Marvel suffered a blow in early 1992, when seven of its most prized artists — Todd McFarlane (known for his work on Spider-Man), Jim Lee (X-Men), Rob Liefeld (X-Force), Marc Silvestri (Wolverine), Erik Larsen (The Amazing Spider-Man), Jim Valentino (Guardians of the Galaxy), and Whilce Portacio (Uncanny X-Men) — left to form Image Comics[52] in a deal brokered by Malibu Comics' owner Scott Mitchell Rosenberg.[53] Three years later Rosenberg sold Malibu to Marvel on November 3, 1994,[53][54][55][56][56][57][58][excessive citations] who acquired the then-leading standard for computer coloring of comic books (developed by Rosenberg) in the process,[59] but also integrating the Ultraverse into Marvel's multiverse and ownership of the Genesis Universe.

In late 1994, Marvel acquired the comic book distributor Heroes World Distribution to use as its own exclusive distributor.[60] As the industry's other major publishers made exclusive distribution deals with other companies, the ripple effect resulted in the survival of only one other major distributor in North America, Diamond Comic Distributors Inc.[61][62] Then, by the middle of the decade, the industry had slumped, and in December 1996 MEG filed for Chapter 11 bankruptcy protection.[49] In early 1997, when Marvel's Heroes World endeavor failed, Diamond also forged an exclusive deal with Marvel[63]—giving the company its own section of its comics catalog Previews.[64]

In 1996, Marvel had some of its titles participate in "Heroes Reborn", a crossover that allowed Marvel to relaunch some of its flagship characters such as the Avengers and the Fantastic Four, and outsource them to the studios of two of the former Marvel artists turned Image Comics founders, Jim Lee and Rob Liefeld. The relaunched titles, which saw the characters transported to a parallel universe with a history distinct from the mainstream Marvel Universe, were a solid success amidst a generally struggling industry,[65] but Marvel discontinued the experiment after a one-year run and returned the characters to the Marvel Universe proper.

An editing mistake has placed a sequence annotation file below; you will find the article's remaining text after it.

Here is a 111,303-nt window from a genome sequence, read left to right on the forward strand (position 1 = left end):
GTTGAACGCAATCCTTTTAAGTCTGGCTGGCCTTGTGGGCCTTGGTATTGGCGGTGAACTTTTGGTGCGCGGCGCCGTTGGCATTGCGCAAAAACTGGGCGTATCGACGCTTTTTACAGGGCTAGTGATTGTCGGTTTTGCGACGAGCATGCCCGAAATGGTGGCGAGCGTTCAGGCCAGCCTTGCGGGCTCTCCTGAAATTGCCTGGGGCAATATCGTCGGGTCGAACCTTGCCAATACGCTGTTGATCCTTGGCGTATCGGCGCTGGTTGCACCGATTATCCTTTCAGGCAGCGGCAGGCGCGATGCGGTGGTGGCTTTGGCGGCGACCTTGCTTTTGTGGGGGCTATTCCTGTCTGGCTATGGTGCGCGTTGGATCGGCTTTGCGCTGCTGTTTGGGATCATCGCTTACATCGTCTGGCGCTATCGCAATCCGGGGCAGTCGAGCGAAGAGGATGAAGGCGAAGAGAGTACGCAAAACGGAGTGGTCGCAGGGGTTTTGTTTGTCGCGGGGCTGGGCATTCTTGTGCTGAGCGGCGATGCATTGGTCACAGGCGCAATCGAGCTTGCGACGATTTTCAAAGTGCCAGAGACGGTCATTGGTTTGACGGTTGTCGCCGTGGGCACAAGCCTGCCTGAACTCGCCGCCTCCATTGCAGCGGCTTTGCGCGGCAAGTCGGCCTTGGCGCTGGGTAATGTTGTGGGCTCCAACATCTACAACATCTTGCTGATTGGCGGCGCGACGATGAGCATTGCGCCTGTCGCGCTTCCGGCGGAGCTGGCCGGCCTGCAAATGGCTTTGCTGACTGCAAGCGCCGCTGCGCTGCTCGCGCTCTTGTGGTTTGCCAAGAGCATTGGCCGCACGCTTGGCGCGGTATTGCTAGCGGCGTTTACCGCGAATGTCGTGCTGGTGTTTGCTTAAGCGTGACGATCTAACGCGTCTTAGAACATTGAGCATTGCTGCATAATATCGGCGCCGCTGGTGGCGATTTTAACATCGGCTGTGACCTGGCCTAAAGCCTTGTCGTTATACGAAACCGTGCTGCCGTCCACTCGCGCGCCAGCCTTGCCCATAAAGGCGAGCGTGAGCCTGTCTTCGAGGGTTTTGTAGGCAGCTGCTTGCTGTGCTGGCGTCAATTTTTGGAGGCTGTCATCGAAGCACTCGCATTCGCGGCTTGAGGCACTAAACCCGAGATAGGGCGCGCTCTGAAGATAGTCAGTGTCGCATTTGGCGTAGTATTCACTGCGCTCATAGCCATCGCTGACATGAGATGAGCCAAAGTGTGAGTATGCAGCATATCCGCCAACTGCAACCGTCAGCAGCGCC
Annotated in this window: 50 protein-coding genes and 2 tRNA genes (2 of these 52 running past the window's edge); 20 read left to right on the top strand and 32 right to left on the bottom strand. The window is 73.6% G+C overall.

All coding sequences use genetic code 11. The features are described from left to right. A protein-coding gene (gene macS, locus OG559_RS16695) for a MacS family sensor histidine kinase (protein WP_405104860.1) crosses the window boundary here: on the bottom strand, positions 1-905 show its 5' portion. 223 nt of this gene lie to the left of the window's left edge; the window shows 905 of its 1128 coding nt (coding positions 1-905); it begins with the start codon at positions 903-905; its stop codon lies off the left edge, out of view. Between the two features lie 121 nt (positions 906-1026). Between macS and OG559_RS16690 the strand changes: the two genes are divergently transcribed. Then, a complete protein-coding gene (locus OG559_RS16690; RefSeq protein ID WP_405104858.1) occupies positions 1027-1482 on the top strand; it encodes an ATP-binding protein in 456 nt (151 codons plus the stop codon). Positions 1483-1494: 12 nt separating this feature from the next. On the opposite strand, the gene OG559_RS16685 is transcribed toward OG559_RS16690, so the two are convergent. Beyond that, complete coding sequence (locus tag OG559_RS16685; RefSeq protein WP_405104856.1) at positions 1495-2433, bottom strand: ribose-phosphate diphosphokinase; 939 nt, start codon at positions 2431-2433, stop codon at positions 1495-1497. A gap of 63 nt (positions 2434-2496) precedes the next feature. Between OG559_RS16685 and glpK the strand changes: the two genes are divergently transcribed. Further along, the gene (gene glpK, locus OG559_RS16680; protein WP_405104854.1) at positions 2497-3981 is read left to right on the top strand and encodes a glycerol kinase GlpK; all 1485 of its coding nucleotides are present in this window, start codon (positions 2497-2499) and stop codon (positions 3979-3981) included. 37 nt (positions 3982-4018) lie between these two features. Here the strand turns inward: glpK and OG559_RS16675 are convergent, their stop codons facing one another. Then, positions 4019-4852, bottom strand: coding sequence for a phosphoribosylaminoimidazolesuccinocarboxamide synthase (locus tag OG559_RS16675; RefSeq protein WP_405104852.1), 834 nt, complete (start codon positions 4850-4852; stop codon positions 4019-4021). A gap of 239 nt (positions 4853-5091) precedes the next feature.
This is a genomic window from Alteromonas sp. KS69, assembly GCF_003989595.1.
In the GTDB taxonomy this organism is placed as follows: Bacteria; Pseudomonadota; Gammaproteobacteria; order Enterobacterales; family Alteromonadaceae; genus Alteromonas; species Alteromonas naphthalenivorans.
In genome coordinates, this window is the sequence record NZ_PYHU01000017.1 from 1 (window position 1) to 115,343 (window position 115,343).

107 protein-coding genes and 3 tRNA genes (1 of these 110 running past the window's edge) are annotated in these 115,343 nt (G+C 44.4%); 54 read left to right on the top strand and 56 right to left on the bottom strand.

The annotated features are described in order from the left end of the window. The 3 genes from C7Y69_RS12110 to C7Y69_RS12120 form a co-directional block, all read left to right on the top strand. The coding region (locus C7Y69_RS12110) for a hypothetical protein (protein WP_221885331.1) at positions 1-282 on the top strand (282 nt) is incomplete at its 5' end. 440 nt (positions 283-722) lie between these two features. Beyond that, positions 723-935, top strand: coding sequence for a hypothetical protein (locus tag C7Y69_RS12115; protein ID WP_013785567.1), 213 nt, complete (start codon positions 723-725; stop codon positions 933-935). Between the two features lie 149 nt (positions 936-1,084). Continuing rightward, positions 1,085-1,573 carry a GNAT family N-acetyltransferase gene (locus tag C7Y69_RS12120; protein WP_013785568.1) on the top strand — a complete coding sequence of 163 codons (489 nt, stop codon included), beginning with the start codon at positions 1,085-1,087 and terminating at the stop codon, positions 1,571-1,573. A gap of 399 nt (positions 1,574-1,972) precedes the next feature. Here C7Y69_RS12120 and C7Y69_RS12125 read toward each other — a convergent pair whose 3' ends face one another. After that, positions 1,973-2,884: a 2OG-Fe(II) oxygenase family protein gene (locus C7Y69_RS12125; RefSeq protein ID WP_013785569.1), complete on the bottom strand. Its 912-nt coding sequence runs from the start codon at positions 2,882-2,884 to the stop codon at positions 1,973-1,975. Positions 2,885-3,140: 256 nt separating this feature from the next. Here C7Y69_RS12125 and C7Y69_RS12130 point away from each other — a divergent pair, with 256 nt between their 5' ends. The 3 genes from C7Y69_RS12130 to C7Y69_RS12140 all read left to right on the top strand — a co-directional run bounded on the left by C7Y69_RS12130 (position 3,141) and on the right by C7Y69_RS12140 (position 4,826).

Marvel Enterprises

In 1997, Toy Biz bought Marvel Entertainment Group to end the bankruptcy, forming a new corporation, Marvel Enterprises.[49] With his business partner Avi Arad, publisher Bill Jemas, and editor-in-chief Bob Harras, Toy Biz co-owner Isaac Perlmutter helped stabilize the comics line.[66]

In 1998, the company launched the imprint Marvel Knights, taking place just outside Marvel continuity with better production qualtity. The imprint was helmed by soon-to-become editor-in-chief Joe Quesada; it featured tough, gritty stories showcasing such characters as the Daredevil,[67] Inhumans and Black Panther.

With the new millennium, Marvel Comics emerged from bankruptcy and again began diversifying its offerings. In 2001, Marvel withdrew from the Comics Code Authority and established its own Marvel Rating System for comics. The first title from this era to not have the code was X-Force #119 (October 2001). Marvel also created new imprints, such as MAX (an explicit-content line) and Marvel Adventures (developed for child audiences). In addition, the company created an alternate universe imprint, Ultimate Marvel, that allowed the company to reboot its major titles by revising and updating its characters to introduce to a new generation.

Some of its characters have been turned into successful film franchises, such as the Men in Black movie series, starting in 1997, Blade movie series, starting in 1998, X-Men movie series, starting in 2000, and the highest grossing series Spider-Man, beginning in 2002.[68]

Marvel's Conan the Barbarian title stopped in 1993 after 275 issues. The Savage Sword of Conan magazine had 235 issues. Marvel published additional titles including miniseries until 2000 for a total of 650 issues. Conan was pick up by Dark Horse three years later.[37]

In a cross-promotion, the November 1, 2006, episode of the CBS soap opera The Guiding Light, titled "She's a Marvel", featured the character Harley Davidson Cooper (played by Beth Ehlers) as a superheroine named the Guiding Light.[69] The character's story continued in an eight-page backup feature, "A New Light", that appeared in several Marvel titles published November 1 and 8.[70] Also that year, Marvel created a wiki on its Web site.[71]

In late 2007 the company launched Marvel Digital Comics Unlimited, a digital archive of over 2,500 back issues available for viewing, for a monthly or annual subscription fee.[72]